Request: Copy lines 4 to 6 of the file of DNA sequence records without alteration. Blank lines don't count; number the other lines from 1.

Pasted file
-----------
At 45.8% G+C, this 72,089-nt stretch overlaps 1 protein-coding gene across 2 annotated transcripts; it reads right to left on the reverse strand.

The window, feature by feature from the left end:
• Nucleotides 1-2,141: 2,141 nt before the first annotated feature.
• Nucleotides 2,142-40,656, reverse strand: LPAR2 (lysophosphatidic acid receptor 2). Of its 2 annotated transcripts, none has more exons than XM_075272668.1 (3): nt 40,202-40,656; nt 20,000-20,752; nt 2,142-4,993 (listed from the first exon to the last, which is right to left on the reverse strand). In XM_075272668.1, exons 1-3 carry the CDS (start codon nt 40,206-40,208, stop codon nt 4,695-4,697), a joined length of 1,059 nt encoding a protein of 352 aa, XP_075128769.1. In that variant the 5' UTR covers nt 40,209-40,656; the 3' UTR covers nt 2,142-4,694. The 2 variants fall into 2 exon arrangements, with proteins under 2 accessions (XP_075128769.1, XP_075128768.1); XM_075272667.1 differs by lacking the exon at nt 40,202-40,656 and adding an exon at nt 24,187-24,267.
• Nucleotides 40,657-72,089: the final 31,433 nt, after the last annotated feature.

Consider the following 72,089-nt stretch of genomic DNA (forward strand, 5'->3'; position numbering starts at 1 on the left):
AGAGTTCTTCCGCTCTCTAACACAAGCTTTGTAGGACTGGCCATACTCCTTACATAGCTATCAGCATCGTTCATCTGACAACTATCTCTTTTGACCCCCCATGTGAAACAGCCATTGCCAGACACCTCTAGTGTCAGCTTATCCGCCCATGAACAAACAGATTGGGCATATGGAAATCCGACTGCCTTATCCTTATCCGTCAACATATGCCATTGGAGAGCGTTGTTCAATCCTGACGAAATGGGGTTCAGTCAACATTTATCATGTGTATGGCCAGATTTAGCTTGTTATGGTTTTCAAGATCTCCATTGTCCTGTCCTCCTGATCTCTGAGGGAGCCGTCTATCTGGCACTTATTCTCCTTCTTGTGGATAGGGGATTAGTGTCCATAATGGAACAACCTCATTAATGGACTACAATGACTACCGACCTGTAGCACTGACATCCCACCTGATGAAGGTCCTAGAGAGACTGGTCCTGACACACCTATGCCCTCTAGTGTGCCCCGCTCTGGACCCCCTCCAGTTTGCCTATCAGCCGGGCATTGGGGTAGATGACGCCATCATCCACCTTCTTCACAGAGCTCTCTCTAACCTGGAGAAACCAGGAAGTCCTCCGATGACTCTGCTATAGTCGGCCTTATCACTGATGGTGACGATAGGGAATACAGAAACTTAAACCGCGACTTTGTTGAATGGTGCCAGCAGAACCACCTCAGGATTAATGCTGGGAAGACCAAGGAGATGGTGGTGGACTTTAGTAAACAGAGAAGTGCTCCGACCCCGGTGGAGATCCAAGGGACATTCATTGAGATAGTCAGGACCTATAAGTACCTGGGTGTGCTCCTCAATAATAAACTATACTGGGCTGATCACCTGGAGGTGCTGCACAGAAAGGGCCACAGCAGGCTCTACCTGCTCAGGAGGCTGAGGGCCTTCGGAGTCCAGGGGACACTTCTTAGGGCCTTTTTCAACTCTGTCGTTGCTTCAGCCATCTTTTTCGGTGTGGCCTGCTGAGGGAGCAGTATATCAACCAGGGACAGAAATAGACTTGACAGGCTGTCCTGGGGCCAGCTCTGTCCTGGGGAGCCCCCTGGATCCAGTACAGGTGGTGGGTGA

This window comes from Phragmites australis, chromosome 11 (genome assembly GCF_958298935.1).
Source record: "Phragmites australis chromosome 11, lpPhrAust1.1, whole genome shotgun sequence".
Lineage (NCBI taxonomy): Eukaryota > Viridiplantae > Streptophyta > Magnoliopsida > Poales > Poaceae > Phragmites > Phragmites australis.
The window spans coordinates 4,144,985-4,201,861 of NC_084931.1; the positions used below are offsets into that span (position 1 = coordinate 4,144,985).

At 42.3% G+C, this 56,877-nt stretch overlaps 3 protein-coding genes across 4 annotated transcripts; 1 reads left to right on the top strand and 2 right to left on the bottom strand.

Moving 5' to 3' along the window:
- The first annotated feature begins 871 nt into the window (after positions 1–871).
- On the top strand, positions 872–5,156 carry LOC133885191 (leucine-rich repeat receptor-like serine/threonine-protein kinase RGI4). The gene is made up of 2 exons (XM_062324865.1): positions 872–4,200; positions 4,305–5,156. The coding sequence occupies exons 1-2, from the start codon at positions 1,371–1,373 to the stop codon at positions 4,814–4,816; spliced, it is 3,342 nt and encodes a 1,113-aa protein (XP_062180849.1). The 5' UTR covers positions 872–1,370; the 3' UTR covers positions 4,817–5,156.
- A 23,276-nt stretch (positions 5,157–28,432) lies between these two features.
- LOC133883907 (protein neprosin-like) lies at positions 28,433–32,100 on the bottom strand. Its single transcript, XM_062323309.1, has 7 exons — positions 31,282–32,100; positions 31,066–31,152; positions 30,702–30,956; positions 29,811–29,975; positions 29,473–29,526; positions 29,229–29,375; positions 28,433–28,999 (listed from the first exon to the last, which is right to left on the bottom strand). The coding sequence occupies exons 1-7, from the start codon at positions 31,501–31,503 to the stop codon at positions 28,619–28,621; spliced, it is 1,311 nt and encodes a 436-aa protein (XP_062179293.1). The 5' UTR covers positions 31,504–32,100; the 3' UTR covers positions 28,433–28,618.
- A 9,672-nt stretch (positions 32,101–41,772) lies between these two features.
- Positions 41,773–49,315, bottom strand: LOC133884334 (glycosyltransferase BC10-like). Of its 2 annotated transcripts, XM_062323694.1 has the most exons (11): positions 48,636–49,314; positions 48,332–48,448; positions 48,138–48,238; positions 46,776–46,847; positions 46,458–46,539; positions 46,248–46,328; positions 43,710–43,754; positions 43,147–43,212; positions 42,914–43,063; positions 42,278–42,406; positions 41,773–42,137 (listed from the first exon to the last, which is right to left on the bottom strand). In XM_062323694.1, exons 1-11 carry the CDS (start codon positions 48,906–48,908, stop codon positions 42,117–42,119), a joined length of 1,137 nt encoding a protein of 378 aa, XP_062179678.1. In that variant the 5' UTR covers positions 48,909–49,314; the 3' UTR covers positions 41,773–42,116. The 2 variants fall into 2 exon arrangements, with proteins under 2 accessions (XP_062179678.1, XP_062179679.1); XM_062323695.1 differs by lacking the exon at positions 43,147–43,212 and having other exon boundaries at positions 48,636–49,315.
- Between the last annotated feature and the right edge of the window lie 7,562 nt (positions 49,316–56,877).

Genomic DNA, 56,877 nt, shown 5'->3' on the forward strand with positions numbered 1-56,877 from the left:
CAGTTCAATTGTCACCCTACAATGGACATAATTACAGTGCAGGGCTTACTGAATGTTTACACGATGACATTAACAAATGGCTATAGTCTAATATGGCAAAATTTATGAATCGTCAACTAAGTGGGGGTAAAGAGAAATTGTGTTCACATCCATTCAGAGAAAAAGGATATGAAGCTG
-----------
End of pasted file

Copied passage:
• Nucleotides 2,142-40,656, reverse strand: LPAR2 (lysophosphatidic acid receptor 2). Of its 2 annotated transcripts, none has more exons than XM_075272668.1 (3): nt 40,202-40,656; nt 20,000-20,752; nt 2,142-4,993 (listed from the first exon to the last, which is right to left on the reverse strand). In XM_075272668.1, exons 1-3 carry the CDS (start codon nt 40,206-40,208, stop codon nt 4,695-4,697), a joined length of 1,059 nt encoding a protein of 352 aa, XP_075128769.1. In that variant the 5' UTR covers nt 40,209-40,656; the 3' UTR covers nt 2,142-4,694. The 2 variants fall into 2 exon arrangements, with proteins under 2 accessions (XP_075128769.1, XP_075128768.1); XM_075272667.1 differs by lacking the exon at nt 40,202-40,656 and adding an exon at nt 24,187-24,267.
• Nucleotides 40,657-72,089: the final 31,433 nt, after the last annotated feature.

Consider the following 72,089-nt stretch of genomic DNA (forward strand, 5'->3'; position numbering starts at 1 on the left):